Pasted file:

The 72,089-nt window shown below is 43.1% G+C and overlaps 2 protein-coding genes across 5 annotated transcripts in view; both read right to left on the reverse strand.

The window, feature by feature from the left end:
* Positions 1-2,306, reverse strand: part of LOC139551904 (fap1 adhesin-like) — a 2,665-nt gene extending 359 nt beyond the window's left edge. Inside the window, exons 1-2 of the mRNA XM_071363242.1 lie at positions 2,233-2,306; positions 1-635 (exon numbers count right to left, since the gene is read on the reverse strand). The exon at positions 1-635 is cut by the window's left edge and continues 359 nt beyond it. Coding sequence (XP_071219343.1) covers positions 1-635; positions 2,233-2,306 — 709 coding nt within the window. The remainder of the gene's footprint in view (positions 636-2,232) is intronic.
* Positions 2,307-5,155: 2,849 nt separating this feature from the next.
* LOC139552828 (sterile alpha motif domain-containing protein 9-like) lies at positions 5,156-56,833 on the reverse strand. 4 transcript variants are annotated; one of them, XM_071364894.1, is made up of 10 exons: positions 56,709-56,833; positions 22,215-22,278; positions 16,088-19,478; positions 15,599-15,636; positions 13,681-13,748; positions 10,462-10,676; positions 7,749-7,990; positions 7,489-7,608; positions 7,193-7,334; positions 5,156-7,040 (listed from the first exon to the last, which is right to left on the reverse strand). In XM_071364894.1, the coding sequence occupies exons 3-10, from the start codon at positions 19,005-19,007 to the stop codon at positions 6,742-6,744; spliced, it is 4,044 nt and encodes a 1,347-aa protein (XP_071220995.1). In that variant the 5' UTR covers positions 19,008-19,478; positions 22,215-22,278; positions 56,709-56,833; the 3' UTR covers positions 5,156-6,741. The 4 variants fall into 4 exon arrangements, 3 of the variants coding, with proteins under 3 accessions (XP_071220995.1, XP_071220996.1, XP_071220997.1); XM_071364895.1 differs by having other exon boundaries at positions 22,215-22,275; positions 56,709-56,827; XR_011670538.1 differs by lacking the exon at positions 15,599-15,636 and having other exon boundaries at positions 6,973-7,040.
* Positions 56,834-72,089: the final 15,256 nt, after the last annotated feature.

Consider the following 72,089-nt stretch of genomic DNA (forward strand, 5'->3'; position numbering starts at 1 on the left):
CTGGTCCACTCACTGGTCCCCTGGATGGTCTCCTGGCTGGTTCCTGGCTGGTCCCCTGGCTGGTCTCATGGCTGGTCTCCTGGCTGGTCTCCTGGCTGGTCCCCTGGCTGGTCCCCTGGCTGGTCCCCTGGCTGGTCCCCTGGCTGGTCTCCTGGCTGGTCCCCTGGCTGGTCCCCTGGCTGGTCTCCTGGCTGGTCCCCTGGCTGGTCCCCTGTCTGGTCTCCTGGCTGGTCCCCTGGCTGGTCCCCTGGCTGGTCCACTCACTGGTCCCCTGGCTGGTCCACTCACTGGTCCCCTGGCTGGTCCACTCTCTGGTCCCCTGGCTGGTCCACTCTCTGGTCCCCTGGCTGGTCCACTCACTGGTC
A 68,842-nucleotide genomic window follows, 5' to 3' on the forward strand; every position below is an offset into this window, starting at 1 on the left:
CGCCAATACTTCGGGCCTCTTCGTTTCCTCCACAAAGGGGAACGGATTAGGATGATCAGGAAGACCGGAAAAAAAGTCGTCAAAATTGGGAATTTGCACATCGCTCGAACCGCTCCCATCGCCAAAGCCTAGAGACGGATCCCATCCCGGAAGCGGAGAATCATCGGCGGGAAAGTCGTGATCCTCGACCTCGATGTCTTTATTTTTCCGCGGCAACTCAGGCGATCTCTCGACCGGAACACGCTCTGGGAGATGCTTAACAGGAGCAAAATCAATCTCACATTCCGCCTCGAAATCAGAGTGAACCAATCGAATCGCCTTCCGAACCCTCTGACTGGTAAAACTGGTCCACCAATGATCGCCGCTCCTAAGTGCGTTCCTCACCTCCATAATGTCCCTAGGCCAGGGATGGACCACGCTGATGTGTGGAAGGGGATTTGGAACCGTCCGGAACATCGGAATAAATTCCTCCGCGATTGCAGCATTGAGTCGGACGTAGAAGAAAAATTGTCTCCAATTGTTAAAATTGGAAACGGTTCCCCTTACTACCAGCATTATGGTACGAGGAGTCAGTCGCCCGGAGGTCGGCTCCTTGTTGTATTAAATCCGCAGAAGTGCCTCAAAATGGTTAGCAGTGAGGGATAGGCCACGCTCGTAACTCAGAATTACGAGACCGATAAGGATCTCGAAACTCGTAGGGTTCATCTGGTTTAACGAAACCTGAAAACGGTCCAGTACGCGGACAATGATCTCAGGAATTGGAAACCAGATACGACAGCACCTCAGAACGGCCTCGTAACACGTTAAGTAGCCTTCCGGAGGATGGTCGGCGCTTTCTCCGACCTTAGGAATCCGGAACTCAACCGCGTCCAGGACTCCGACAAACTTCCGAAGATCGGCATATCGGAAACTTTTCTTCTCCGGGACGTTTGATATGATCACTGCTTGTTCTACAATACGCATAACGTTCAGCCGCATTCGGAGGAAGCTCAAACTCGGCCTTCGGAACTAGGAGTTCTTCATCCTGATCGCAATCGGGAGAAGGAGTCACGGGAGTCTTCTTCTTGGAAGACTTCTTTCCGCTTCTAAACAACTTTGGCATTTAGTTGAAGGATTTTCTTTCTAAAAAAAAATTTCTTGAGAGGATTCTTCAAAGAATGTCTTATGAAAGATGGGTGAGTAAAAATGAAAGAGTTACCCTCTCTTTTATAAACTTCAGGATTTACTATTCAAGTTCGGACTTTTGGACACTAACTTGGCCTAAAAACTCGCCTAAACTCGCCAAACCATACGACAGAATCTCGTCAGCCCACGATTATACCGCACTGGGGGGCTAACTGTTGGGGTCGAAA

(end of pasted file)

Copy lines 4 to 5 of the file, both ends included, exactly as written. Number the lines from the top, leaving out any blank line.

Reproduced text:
* Positions 2,307-5,155: 2,849 nt separating this feature from the next.
* LOC139552828 (sterile alpha motif domain-containing protein 9-like) lies at positions 5,156-56,833 on the reverse strand. 4 transcript variants are annotated; one of them, XM_071364894.1, is made up of 10 exons: positions 56,709-56,833; positions 22,215-22,278; positions 16,088-19,478; positions 15,599-15,636; positions 13,681-13,748; positions 10,462-10,676; positions 7,749-7,990; positions 7,489-7,608; positions 7,193-7,334; positions 5,156-7,040 (listed from the first exon to the last, which is right to left on the reverse strand). In XM_071364894.1, the coding sequence occupies exons 3-10, from the start codon at positions 19,005-19,007 to the stop codon at positions 6,742-6,744; spliced, it is 4,044 nt and encodes a 1,347-aa protein (XP_071220995.1). In that variant the 5' UTR covers positions 19,008-19,478; positions 22,215-22,278; positions 56,709-56,833; the 3' UTR covers positions 5,156-6,741. The 4 variants fall into 4 exon arrangements, 3 of the variants coding, with proteins under 3 accessions (XP_071220995.1, XP_071220996.1, XP_071220997.1); XM_071364895.1 differs by having other exon boundaries at positions 22,215-22,275; positions 56,709-56,827; XR_011670538.1 differs by lacking the exon at positions 15,599-15,636 and having other exon boundaries at positions 6,973-7,040.